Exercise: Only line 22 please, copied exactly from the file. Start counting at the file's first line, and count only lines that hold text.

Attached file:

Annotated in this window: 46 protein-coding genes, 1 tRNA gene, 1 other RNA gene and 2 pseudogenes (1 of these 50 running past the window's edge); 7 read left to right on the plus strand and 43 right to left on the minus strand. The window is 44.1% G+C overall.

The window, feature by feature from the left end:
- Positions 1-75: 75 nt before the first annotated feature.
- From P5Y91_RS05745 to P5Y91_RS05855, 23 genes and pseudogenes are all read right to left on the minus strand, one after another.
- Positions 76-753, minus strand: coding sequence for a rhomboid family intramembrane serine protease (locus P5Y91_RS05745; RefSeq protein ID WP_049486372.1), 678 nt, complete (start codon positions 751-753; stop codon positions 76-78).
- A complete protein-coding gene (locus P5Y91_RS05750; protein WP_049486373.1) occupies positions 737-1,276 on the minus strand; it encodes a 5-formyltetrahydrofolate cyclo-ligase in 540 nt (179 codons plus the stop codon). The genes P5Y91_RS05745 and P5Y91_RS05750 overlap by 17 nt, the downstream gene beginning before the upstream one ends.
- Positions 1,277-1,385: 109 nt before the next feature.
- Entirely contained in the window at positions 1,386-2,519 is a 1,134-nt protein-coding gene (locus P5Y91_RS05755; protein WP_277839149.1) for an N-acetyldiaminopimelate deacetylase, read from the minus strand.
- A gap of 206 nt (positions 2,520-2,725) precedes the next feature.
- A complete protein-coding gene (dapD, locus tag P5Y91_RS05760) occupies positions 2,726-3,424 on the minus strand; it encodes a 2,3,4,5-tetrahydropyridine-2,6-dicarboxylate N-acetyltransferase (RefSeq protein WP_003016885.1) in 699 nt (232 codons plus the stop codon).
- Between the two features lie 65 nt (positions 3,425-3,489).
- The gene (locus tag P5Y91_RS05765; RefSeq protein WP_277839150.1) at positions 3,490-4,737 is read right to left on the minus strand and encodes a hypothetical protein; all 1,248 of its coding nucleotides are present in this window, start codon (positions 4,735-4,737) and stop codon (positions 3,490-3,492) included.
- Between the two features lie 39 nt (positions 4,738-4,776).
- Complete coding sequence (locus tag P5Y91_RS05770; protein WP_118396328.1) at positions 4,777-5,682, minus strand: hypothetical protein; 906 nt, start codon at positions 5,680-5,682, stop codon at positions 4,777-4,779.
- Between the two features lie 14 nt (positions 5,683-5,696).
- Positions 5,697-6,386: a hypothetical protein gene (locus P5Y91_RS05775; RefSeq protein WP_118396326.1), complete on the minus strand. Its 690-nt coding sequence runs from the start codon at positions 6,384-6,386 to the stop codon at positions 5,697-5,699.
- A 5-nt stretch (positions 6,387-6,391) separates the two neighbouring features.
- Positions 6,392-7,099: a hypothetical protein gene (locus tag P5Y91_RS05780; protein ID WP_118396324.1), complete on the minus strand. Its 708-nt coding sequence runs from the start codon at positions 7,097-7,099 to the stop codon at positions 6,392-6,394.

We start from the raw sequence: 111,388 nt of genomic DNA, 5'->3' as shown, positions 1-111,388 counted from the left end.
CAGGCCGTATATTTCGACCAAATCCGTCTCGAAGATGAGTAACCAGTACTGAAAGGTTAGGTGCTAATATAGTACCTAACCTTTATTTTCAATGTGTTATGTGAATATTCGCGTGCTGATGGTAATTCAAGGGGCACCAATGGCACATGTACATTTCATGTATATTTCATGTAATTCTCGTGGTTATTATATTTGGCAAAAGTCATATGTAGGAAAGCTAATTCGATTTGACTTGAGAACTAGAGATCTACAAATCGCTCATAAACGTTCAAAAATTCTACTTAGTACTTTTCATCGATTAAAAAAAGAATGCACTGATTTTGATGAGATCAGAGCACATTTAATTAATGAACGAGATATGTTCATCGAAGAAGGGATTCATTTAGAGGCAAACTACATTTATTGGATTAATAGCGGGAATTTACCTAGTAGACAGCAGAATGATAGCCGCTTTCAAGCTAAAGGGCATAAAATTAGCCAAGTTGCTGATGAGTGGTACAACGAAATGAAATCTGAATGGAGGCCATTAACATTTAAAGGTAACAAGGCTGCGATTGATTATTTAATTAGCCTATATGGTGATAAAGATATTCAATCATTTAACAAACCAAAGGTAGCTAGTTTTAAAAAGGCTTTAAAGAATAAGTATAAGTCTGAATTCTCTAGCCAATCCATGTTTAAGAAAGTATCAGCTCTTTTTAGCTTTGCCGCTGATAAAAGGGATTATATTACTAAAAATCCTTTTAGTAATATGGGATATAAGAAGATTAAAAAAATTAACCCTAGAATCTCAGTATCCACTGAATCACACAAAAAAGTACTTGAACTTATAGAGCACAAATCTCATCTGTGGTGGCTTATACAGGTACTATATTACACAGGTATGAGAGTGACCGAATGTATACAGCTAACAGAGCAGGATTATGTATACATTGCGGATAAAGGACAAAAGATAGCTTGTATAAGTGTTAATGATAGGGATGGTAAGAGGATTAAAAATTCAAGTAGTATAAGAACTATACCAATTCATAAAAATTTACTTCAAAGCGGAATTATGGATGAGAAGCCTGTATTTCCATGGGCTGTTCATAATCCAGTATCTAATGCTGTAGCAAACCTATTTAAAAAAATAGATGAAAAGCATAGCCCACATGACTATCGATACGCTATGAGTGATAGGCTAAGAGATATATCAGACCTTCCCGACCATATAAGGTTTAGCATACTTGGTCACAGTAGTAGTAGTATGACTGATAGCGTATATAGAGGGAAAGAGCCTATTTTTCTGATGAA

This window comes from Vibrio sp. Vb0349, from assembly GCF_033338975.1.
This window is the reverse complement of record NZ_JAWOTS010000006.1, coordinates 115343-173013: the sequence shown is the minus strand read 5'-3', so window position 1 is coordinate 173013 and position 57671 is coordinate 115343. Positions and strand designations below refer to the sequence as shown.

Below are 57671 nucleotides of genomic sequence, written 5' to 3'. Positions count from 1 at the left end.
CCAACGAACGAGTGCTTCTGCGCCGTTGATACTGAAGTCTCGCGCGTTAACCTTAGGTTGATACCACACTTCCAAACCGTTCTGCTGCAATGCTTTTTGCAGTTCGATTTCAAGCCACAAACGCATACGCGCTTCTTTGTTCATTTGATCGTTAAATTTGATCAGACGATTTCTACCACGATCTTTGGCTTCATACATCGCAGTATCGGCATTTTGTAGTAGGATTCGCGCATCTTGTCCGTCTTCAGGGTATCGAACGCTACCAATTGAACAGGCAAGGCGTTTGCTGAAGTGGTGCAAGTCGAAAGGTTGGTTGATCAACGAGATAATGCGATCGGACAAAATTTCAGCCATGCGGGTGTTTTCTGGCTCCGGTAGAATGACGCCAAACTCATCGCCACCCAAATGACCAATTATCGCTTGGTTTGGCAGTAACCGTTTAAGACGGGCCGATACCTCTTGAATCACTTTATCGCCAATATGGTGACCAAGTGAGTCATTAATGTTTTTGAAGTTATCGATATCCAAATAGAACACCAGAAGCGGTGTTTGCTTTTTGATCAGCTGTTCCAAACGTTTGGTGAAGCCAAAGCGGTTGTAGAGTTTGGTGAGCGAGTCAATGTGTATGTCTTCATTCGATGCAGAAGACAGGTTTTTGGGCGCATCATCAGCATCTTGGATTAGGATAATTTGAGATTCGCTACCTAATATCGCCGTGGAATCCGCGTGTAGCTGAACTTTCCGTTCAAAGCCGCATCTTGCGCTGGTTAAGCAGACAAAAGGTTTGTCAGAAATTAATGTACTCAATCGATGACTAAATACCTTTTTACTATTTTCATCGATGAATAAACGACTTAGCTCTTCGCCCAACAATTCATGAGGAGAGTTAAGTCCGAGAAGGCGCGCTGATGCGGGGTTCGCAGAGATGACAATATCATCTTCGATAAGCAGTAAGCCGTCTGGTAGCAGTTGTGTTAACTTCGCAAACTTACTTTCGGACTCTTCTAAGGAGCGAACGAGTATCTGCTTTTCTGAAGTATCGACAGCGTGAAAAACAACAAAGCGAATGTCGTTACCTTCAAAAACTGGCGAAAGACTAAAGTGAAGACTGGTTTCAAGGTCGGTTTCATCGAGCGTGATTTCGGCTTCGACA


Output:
This window is the reverse complement of record NZ_JAWOTS010000006.1, coordinates 115343-173013: the sequence shown is the minus strand read 5'-3', so window position 1 is coordinate 173013 and position 57671 is coordinate 115343. Positions and strand designations below refer to the sequence as shown.